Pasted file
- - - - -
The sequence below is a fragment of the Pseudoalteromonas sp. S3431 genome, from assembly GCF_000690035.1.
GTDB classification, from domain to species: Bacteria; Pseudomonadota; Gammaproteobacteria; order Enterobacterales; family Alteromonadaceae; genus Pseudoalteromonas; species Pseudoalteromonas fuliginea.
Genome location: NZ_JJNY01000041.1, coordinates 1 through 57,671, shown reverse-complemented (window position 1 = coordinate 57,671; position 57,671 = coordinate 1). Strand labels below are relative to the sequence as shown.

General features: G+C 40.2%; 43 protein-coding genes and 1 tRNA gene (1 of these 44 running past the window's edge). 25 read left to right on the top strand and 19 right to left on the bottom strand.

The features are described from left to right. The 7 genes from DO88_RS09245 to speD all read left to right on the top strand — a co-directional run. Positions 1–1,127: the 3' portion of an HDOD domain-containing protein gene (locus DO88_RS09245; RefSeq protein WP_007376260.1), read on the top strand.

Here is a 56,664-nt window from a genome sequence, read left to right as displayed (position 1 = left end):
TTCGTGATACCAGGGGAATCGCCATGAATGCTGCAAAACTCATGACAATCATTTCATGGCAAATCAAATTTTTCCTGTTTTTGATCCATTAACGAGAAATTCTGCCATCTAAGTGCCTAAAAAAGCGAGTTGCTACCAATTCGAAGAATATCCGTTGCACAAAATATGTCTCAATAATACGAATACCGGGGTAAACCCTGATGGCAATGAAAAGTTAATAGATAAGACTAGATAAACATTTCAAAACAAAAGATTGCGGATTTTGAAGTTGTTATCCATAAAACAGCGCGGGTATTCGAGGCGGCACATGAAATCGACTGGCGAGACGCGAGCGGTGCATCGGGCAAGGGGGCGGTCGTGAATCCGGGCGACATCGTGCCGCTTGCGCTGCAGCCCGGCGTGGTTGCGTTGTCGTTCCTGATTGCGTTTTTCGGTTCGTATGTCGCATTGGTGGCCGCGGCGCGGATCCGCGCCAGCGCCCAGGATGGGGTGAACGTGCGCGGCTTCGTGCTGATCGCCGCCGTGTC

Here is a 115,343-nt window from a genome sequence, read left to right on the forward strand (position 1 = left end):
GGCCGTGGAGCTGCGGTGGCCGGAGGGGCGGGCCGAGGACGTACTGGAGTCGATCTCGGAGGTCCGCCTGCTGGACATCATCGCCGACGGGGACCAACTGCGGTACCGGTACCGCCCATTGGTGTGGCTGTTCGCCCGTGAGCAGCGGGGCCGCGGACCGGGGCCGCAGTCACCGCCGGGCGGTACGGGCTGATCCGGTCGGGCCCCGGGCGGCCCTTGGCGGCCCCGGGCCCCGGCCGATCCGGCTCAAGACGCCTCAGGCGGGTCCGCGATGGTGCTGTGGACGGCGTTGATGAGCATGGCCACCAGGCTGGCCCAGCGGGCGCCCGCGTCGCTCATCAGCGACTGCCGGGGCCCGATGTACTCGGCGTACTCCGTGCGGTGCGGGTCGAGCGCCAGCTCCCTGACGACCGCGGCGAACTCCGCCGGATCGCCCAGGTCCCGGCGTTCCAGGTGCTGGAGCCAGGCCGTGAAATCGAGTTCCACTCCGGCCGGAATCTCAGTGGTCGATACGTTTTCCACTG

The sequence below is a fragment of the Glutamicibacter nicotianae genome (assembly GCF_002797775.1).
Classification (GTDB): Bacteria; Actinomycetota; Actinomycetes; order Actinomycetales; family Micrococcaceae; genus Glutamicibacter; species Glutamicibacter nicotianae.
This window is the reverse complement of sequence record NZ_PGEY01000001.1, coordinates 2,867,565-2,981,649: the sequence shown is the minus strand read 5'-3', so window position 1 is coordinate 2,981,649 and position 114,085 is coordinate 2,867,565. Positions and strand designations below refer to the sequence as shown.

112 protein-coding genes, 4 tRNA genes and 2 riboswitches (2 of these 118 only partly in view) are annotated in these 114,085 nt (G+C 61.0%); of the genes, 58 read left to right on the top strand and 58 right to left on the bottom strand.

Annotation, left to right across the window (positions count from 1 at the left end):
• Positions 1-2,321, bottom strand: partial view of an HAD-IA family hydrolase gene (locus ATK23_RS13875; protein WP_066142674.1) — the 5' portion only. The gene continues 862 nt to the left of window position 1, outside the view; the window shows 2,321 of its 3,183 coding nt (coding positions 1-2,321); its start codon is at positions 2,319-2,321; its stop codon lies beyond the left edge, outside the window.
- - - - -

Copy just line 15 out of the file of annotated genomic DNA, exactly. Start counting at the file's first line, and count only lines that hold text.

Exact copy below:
• Positions 1-2,321, bottom strand: partial view of an HAD-IA family hydrolase gene (locus ATK23_RS13875; protein WP_066142674.1) — the 5' portion only. The gene continues 862 nt to the left of window position 1, outside the view; the window shows 2,321 of its 3,183 coding nt (coding positions 1-2,321); its start codon is at positions 2,319-2,321; its stop codon lies beyond the left edge, outside the window.